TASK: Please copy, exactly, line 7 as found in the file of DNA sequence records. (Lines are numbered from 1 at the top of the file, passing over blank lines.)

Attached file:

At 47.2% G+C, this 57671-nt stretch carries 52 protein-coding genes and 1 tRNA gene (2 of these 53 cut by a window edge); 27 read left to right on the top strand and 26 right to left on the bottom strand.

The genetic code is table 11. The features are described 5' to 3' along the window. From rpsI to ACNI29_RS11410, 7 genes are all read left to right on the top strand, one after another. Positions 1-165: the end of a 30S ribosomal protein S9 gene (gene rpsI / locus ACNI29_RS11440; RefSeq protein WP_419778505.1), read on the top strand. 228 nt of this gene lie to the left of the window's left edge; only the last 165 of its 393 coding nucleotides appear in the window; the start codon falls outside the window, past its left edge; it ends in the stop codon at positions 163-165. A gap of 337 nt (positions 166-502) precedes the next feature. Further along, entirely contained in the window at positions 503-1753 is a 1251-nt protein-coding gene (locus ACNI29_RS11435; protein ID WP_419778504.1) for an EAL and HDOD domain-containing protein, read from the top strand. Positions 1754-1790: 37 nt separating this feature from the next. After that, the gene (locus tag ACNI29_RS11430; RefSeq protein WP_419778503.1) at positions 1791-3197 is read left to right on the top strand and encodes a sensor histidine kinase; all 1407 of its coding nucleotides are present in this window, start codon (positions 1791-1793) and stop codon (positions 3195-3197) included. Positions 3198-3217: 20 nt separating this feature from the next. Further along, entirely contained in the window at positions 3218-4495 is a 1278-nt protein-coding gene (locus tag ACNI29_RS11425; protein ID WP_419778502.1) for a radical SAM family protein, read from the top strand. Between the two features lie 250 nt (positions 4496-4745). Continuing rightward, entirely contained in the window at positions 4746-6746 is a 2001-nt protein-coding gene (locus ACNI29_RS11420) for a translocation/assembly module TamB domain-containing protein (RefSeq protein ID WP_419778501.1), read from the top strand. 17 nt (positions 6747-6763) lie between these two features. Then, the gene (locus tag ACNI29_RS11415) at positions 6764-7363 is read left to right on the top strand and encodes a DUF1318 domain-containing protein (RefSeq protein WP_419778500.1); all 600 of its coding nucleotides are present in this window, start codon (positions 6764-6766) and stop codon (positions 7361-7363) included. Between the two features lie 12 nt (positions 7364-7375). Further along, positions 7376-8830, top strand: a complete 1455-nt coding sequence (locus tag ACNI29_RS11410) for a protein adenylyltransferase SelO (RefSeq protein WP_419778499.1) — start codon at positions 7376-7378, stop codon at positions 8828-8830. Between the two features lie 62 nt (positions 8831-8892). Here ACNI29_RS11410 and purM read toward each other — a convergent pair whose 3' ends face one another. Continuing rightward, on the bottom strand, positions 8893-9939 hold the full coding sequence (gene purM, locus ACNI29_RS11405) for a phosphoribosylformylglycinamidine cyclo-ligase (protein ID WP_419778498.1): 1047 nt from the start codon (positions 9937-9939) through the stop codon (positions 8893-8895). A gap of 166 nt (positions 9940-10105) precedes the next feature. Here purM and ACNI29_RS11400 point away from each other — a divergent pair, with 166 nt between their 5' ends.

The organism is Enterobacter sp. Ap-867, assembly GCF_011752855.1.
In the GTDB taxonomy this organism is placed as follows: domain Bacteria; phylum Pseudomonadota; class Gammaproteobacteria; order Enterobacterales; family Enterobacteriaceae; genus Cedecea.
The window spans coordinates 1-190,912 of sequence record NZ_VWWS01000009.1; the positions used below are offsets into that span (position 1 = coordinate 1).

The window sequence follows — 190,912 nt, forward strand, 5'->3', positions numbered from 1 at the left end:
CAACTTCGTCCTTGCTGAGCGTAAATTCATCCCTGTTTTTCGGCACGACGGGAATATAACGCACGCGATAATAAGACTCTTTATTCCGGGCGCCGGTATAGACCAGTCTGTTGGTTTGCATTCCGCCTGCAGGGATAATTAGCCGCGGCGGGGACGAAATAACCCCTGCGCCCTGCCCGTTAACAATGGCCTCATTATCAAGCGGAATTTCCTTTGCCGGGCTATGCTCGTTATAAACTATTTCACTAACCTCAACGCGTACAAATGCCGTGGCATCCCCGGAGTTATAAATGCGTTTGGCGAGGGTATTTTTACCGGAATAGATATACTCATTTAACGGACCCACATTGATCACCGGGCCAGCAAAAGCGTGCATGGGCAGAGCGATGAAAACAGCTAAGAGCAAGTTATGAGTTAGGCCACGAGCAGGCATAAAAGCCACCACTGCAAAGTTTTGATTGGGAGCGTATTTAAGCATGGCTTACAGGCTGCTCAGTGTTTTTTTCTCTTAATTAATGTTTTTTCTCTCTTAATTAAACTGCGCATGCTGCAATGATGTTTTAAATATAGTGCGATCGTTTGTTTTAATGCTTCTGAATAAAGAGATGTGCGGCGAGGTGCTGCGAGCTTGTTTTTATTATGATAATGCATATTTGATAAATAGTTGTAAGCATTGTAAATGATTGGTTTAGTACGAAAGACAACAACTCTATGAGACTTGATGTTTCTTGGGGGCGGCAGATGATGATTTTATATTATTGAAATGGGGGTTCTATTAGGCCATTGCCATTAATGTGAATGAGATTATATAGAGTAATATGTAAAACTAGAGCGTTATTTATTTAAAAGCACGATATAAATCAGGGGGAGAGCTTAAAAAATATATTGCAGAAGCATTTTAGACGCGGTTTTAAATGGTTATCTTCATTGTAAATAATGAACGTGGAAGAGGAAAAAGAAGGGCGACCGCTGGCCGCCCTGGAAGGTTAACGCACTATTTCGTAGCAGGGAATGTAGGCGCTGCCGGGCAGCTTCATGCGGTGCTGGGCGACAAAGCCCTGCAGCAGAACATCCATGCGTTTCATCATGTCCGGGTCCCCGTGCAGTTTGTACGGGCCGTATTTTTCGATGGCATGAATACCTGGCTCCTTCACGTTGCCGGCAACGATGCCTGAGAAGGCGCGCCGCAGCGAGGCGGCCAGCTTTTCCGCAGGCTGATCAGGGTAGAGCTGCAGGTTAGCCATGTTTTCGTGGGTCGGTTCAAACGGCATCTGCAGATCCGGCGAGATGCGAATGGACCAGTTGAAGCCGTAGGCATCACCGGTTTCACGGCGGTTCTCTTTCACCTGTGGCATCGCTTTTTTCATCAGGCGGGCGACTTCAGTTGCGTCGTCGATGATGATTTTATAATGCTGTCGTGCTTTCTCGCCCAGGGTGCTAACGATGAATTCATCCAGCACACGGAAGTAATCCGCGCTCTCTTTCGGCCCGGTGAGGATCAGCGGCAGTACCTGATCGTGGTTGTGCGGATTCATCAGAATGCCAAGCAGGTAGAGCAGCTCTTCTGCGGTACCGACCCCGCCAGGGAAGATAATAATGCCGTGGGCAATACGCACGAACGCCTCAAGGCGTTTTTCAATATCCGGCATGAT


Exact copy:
CAACTTCGTCCTTGCTGAGCGTAAATTCATCCCTGTTTTTCGGCACGACGGGAATATAACGCACGCGATAATAAGACTCTTTATTCCGGGCGCCGGTATAGACCAGTCTGTTGGTTTGCATTCCGCCTGCAGGGATAATTAGCCGCGGCGGGGACGAAATAACCCCTGCGCCCTGCCCGTTAACAATGGCCTCATTATCAAGCGGAATTTCCTTTGCCGGGCTATGCTCGTTATAAACTATTTCACTAACCTCAACGCGTACAAATGCCGTGGCATCCCCGGAGTTATAAATGCGTTTGGCGAGGGTATTTTTACCGGAATAGATATACTCATTTAACGGACCCACATTGATCACCGGGCCAGCAAAAGCGTGCATGGGCAGAGCGATGAAAACAGCTAAGAGCAAGTTATGAGTTAGGCCACGAGCAGGCATAAAAGCCACCACTGCAAAGTTTTGATTGGGAGCGTATTTAAGCATGGCTTACAGGCTGCTCAGTGTTTTTTTCTCTTAATTAATGTTTTTTCTCTCTTAATTAAACTGCGCATGCTGCAATGATGTTTTAAATATAGTGCGATCGTTTGTTTTAATGCTTCTGAATAAAGAGATGTGCGGCGAGGTGCTGCGAGCTTGTTTTTATTATGATAATGCATATTTGATAAATAGTTGTAAGCATTGTAAATGATTGGTTTAGTACGAAAGACAACAACTCTATGAGACTTGATGTTTCTTGGGGGCGGCAGATGATGATTTTATATTATTGAAATGGGGGTTCTATTAGGCCATTGCCATTAATGTGAATGAGATTATATAGAGTAATATGTAAAACTAGAGCGTTATTTATTTAAAAGCACGATATAAATCAGGGGGAGAGCTTAAAAAATATATTGCAGAAGCATTTTAGACGCGGTTTTAAATGGTTATCTTCATTGTAAATAATGAACGTGGAAGAGGAAAAAGAAGGGCGACCGCTGGCCGCCCTGGAAGGTTAACGCACTATTTCGTAGCAGGGAATGTAGGCGCTGCCGGGCAGCTTCATGCGGTGCTGGGCGACAAAGCCCTGCAGCAGAACATCCATGCGTTTCATCATGTCCGGGTCCCCGTGCAGTTTGTACGGGCCGTATTTTTCGATGGCATGAATACCTGGCTCCTTCACGTTGCCGGCAACGATGCCTGAGAAGGCGCGCCGCAGCGAGGCGGCCAGCTTTTCCGCAGGCTGATCAGGGTAGAGCTGCAGGTTAGCCATGTTTTCGTGGGTCGGTTCAAACGGCATCTGCAGATCCGGCGAGATGCGAATGGACCAGTTGAAGCCGTAGGCATCACCGGTTTCACGGCGGTTCTCTTTCACCTGTGGCATCGCTTTTTTCATCAGGCGGGCGACTTCAGTTGCGTCGTCGATGATGATTTTATAATGCTGTCGTGCTTTCTCGCCCAGGGTGCTAACGATGAATTCATCCAGCACACGGAAGTAATCCGCGCTCTCTTTCGGCCCGGTGAGGATCAGCGGCAGTACCTGATCGTGGTTGTGCGGATTCATCAGAATGCCAAGCAGGTAGAGCAGCTCTTCTGCGGTACCGACCCCGCCAGGGAAGATAATAATGCCGTGGGCAATACGCACGAACGCCTCAAGGCGTTTTTCAATATCCGGCATGAT